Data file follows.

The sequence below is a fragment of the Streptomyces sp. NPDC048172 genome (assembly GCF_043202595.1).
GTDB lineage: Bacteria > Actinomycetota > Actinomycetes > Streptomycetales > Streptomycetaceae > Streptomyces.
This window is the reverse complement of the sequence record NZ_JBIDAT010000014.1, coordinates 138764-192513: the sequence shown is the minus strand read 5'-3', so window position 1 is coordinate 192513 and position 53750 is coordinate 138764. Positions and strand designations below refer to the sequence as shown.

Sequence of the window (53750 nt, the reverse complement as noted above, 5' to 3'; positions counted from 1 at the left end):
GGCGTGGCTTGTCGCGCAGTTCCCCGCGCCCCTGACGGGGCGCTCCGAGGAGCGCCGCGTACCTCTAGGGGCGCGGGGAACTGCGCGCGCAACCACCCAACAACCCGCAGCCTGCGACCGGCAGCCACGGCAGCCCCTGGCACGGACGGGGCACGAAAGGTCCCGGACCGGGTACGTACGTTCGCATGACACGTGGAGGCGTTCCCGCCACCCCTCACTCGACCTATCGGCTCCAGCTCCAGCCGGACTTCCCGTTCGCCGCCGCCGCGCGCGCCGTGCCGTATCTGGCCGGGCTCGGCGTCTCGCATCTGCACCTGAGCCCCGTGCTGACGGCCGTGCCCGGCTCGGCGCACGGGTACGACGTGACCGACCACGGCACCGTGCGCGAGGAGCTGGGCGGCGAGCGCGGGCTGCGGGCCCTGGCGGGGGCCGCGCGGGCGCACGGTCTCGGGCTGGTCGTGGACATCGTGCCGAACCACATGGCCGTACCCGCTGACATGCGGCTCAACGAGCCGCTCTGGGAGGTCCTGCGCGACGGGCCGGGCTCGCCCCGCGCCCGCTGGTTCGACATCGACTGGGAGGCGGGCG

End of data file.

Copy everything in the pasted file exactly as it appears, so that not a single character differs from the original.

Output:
The sequence below is a fragment of the Streptomyces sp. NPDC048172 genome (assembly GCF_043202595.1).
GTDB lineage: Bacteria > Actinomycetota > Actinomycetes > Streptomycetales > Streptomycetaceae > Streptomyces.
This window is the reverse complement of the sequence record NZ_JBIDAT010000014.1, coordinates 138764-192513: the sequence shown is the minus strand read 5'-3', so window position 1 is coordinate 192513 and position 53750 is coordinate 138764. Positions and strand designations below refer to the sequence as shown.

Sequence of the window (53750 nt, the reverse complement as noted above, 5' to 3'; positions counted from 1 at the left end):
GGCGTGGCTTGTCGCGCAGTTCCCCGCGCCCCTGACGGGGCGCTCCGAGGAGCGCCGCGTACCTCTAGGGGCGCGGGGAACTGCGCGCGCAACCACCCAACAACCCGCAGCCTGCGACCGGCAGCCACGGCAGCCCCTGGCACGGACGGGGCACGAAAGGTCCCGGACCGGGTACGTACGTTCGCATGACACGTGGAGGCGTTCCCGCCACCCCTCACTCGACCTATCGGCTCCAGCTCCAGCCGGACTTCCCGTTCGCCGCCGCCGCGCGCGCCGTGCCGTATCTGGCCGGGCTCGGCGTCTCGCATCTGCACCTGAGCCCCGTGCTGACGGCCGTGCCCGGCTCGGCGCACGGGTACGACGTGACCGACCACGGCACCGTGCGCGAGGAGCTGGGCGGCGAGCGCGGGCTGCGGGCCCTGGCGGGGGCCGCGCGGGCGCACGGTCTCGGGCTGGTCGTGGACATCGTGCCGAACCACATGGCCGTACCCGCTGACATGCGGCTCAACGAGCCGCTCTGGGAGGTCCTGCGCGACGGGCCGGGCTCGCCCCGCGCCCGCTGGTTCGACATCGACTGGGAGGCGGGCG